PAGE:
The hike east across the top of the ridge on the Yodel Loop reveals spectacular views to the coulee on the left and the river valley to the right.  The rich earth colors of early spring are striking.  Soon, arrival at the second viewpoint overlooks the Corrals.

 

Glenbow Ranch Provincial Park - Cochrane, Alberta, Canada

Glenbow Ranch Provincial Park - Cochrane, Alberta, Canada 

Glenbow Ranch Provincial Park - Cochrane, Alberta, Canada

 

The descent off the ridge from the Yodel Loop Trail intersects with the Scott Trail before turning south to the Corrals, then proceeds west on the Glenbow Trail where interpretive plaques explain the history of the Corrals.

 

Glenbow Ranch Provincial Park - Cochrane, Alberta, Canada 

Glenbow Ranch Provincial Park - Cochrane, Alberta, Canada Glenbow Ranch Provincial Park - Cochrane, Alberta, Canada

 

A half kilometer further west on the Glenbow Trail, remnants of an old industrial complex and foundations which were once part of the Glenbow Valley Brick Plant reside near the old Glenbow Store.  A short spur trail leads directly to close views of the old Glenbow Store.  A long freight train rumbling past lends ambiance to these building skeletons which were once the heart of a thriving community in days long gone.

 

Glenbow Ranch Provincial Park - Cochrane, Alberta, Canada 
 

Glenbow Ranch Provincial Park - Cochrane, Alberta, Canada Glenbow Ranch Provincial Park - Cochrane, Alberta, Canada Glenbow Ranch Provincial Park - Cochrane, Alberta, Canada Glenbow Ranch Provincial Park - Cochrane, Alberta, Canada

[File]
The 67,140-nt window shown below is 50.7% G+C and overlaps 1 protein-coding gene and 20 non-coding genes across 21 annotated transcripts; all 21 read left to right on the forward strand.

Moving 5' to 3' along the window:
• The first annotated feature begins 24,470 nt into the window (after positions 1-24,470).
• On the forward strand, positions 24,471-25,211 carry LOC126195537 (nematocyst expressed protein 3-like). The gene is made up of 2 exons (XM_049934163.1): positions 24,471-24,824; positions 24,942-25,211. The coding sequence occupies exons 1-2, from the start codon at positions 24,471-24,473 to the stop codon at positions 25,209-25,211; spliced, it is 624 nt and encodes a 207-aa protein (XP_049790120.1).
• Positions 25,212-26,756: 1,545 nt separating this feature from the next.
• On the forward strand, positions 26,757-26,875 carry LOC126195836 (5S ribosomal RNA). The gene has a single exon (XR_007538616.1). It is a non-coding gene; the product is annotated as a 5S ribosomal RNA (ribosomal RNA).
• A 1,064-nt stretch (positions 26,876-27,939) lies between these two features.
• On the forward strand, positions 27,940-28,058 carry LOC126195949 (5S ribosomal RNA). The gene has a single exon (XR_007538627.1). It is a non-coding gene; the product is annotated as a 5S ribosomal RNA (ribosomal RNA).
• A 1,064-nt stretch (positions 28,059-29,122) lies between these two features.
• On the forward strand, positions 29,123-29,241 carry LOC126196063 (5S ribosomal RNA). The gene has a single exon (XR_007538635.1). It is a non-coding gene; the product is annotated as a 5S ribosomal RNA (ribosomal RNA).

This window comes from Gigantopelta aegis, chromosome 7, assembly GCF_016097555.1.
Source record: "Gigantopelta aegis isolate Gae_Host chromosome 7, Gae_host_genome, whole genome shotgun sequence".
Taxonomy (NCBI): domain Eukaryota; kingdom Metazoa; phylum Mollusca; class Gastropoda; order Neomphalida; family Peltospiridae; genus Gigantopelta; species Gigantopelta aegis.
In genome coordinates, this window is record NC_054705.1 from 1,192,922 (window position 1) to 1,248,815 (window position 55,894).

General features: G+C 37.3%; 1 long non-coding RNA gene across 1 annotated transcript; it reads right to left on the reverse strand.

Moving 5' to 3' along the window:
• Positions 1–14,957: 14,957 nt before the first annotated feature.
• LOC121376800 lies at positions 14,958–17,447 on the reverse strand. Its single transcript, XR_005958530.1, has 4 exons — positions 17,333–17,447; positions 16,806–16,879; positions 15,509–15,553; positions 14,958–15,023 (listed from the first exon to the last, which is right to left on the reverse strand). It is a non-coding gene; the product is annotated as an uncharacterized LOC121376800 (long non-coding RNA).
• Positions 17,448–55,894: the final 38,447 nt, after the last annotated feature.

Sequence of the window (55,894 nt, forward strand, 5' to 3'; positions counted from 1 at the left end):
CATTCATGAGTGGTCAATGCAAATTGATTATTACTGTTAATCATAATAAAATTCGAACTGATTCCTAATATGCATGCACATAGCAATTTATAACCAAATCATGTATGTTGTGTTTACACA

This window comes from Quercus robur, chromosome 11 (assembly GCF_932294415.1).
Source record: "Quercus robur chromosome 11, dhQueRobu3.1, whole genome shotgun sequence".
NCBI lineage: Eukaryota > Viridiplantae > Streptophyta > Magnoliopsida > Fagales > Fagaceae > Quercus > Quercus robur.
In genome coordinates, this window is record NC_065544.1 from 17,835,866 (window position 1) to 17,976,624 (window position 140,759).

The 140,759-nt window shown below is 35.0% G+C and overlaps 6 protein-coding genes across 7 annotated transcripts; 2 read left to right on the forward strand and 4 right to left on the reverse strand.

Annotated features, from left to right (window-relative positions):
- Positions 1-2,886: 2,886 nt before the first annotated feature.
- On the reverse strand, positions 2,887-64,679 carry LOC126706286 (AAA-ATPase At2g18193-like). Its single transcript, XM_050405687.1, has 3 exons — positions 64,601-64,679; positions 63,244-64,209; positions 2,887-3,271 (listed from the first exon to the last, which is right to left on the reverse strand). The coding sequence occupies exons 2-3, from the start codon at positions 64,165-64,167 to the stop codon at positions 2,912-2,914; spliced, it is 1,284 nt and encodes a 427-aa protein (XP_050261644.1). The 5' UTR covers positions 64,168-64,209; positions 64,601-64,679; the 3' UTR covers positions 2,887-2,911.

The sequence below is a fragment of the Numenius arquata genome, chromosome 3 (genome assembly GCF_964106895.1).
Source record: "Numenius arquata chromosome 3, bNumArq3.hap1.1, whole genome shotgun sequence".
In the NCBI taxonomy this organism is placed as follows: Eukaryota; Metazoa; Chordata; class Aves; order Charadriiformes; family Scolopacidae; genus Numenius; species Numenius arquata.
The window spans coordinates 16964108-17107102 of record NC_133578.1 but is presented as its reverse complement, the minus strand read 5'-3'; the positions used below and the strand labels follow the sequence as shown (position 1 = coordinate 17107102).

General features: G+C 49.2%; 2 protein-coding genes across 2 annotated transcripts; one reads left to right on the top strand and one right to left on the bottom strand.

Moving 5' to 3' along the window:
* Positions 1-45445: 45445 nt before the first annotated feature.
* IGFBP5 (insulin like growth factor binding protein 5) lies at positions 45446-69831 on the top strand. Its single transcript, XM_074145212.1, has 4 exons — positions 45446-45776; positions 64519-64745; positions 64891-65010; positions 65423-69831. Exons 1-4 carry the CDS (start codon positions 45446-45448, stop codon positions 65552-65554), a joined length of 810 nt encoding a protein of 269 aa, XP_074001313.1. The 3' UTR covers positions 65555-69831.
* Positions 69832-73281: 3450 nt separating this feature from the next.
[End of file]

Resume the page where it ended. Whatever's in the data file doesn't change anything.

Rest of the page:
Further west, arrival at a trail-side, frozen pond separates the intersection of the Tiger Lily Loop Trail and Badger Bowl Trails with Glenbow Trail.  These trails will be passed by in favor of continuing west along the Bowbend Trail where another passing freight train creates realistic surroundings. 

As a young boy, growing up in Central Ontario, there was a busy rail line directly behind our home and I would run to wave to the engineers of the massive, smokey coal-fired engines.  The engineers always waved back, as they do today, from diesel-electric powered locomotives, and I fondly reflect on those joyous times, decades ago, when men in charge of large, thundering machines gave a moment of their time to acknowledge the presence of a small boy's wonder.

A trail side interpretive exhibit explains the process of soil erosion which creates the staircase slopes on nearby hill sides.

 

Glenbow Ranch Provincial Park - Cochrane, Alberta, Canada Glenbow Ranch Provincial Park - Cochrane, Alberta, Canada

Glenbow Ranch Provincial Park - Cochrane, Alberta, Canada 

Glenbow Ranch Provincial Park - Cochrane, Alberta, Canada

 

The Bowbend Trail leads to Waverley Chimney where another interpretive plaque documents the history of early settlers.  The Bowbend Trail turns sharply north on paved cycle/ hiking trail for the switchback ascent to a right turn onto Bowl Link which tops out at a viewpoint called Windmill Lookout.  From here there are expansive views of the Bow River Valley to Cochrane and well beyond to the Rocky Mountains.